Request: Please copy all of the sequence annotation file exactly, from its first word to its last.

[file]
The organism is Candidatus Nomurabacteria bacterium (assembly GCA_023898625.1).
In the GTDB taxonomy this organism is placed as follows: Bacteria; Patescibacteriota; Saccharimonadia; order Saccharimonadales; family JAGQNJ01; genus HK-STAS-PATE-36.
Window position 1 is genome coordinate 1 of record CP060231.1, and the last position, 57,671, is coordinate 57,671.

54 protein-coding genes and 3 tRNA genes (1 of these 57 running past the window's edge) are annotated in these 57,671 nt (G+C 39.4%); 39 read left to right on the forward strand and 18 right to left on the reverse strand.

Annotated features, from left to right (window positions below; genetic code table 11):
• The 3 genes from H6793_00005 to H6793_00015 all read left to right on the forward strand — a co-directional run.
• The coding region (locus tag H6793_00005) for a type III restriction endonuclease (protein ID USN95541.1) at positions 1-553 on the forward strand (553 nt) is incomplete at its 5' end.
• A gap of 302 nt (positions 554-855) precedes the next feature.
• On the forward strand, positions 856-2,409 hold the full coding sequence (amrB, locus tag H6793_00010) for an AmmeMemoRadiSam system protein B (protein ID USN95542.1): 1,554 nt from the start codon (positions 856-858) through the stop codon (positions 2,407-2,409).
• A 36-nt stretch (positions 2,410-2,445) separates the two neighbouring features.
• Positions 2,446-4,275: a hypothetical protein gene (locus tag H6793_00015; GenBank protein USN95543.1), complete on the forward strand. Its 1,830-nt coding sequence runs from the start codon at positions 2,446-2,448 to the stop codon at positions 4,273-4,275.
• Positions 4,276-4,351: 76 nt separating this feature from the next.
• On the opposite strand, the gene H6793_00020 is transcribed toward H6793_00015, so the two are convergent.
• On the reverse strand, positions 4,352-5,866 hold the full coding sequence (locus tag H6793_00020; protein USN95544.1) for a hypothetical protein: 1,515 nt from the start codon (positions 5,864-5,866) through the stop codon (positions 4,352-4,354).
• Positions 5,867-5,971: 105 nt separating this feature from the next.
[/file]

The organism is Candidatus Nomurabacteria bacterium (assembly GCA_023898625.1).
In the GTDB taxonomy this organism is placed as follows: Bacteria; Patescibacteriota; Saccharimonadia; order Saccharimonadales; family JAGQNJ01; genus HK-STAS-PATE-36.
Window position 1 is genome coordinate 1 of record CP060231.1, and the last position, 57,671, is coordinate 57,671.

54 protein-coding genes and 3 tRNA genes (1 of these 57 running past the window's edge) are annotated in these 57,671 nt (G+C 39.4%); 39 read left to right on the forward strand and 18 right to left on the reverse strand.

Annotated features, from left to right (window positions below; genetic code table 11):
• The 3 genes from H6793_00005 to H6793_00015 all read left to right on the forward strand — a co-directional run.
• The coding region (locus tag H6793_00005) for a type III restriction endonuclease (protein ID USN95541.1) at positions 1-553 on the forward strand (553 nt) is incomplete at its 5' end.
• A gap of 302 nt (positions 554-855) precedes the next feature.
• On the forward strand, positions 856-2,409 hold the full coding sequence (amrB, locus tag H6793_00010) for an AmmeMemoRadiSam system protein B (protein ID USN95542.1): 1,554 nt from the start codon (positions 856-858) through the stop codon (positions 2,407-2,409).
• A 36-nt stretch (positions 2,410-2,445) separates the two neighbouring features.
• Positions 2,446-4,275: a hypothetical protein gene (locus tag H6793_00015; GenBank protein USN95543.1), complete on the forward strand. Its 1,830-nt coding sequence runs from the start codon at positions 2,446-2,448 to the stop codon at positions 4,273-4,275.
• Positions 4,276-4,351: 76 nt separating this feature from the next.
• On the opposite strand, the gene H6793_00020 is transcribed toward H6793_00015, so the two are convergent.
• On the reverse strand, positions 4,352-5,866 hold the full coding sequence (locus tag H6793_00020; protein USN95544.1) for a hypothetical protein: 1,515 nt from the start codon (positions 5,864-5,866) through the stop codon (positions 4,352-4,354).
• Positions 5,867-5,971: 105 nt separating this feature from the next.